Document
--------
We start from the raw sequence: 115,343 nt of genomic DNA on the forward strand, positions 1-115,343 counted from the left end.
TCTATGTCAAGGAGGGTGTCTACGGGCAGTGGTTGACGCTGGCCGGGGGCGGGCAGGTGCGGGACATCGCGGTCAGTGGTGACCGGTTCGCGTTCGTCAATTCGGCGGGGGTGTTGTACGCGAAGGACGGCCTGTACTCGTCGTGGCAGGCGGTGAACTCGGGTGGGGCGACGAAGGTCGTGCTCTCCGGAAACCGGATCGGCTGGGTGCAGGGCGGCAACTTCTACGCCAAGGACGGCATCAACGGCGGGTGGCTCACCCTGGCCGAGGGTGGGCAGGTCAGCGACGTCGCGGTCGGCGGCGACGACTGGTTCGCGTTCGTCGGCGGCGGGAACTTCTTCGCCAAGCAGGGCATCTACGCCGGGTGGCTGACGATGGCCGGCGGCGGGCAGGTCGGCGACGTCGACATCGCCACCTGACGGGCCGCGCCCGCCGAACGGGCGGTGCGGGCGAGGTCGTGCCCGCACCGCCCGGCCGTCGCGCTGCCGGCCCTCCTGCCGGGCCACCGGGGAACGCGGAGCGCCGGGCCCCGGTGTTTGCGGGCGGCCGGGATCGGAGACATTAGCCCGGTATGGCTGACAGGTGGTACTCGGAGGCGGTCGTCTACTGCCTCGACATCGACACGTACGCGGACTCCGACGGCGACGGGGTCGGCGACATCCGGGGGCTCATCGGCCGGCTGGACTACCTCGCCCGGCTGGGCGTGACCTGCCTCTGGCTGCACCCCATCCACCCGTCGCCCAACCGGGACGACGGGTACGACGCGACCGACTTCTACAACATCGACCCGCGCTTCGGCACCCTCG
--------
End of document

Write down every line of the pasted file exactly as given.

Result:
We start from the raw sequence: 115,343 nt of genomic DNA on the forward strand, positions 1-115,343 counted from the left end.
TCTATGTCAAGGAGGGTGTCTACGGGCAGTGGTTGACGCTGGCCGGGGGCGGGCAGGTGCGGGACATCGCGGTCAGTGGTGACCGGTTCGCGTTCGTCAATTCGGCGGGGGTGTTGTACGCGAAGGACGGCCTGTACTCGTCGTGGCAGGCGGTGAACTCGGGTGGGGCGACGAAGGTCGTGCTCTCCGGAAACCGGATCGGCTGGGTGCAGGGCGGCAACTTCTACGCCAAGGACGGCATCAACGGCGGGTGGCTCACCCTGGCCGAGGGTGGGCAGGTCAGCGACGTCGCGGTCGGCGGCGACGACTGGTTCGCGTTCGTCGGCGGCGGGAACTTCTTCGCCAAGCAGGGCATCTACGCCGGGTGGCTGACGATGGCCGGCGGCGGGCAGGTCGGCGACGTCGACATCGCCACCTGACGGGCCGCGCCCGCCGAACGGGCGGTGCGGGCGAGGTCGTGCCCGCACCGCCCGGCCGTCGCGCTGCCGGCCCTCCTGCCGGGCCACCGGGGAACGCGGAGCGCCGGGCCCCGGTGTTTGCGGGCGGCCGGGATCGGAGACATTAGCCCGGTATGGCTGACAGGTGGTACTCGGAGGCGGTCGTCTACTGCCTCGACATCGACACGTACGCGGACTCCGACGGCGACGGGGTCGGCGACATCCGGGGGCTCATCGGCCGGCTGGACTACCTCGCCCGGCTGGGCGTGACCTGCCTCTGGCTGCACCCCATCCACCCGTCGCCCAACCGGGACGACGGGTACGACGCGACCGACTTCTACAACATCGACCCGCGCTTCGGCACCCTCG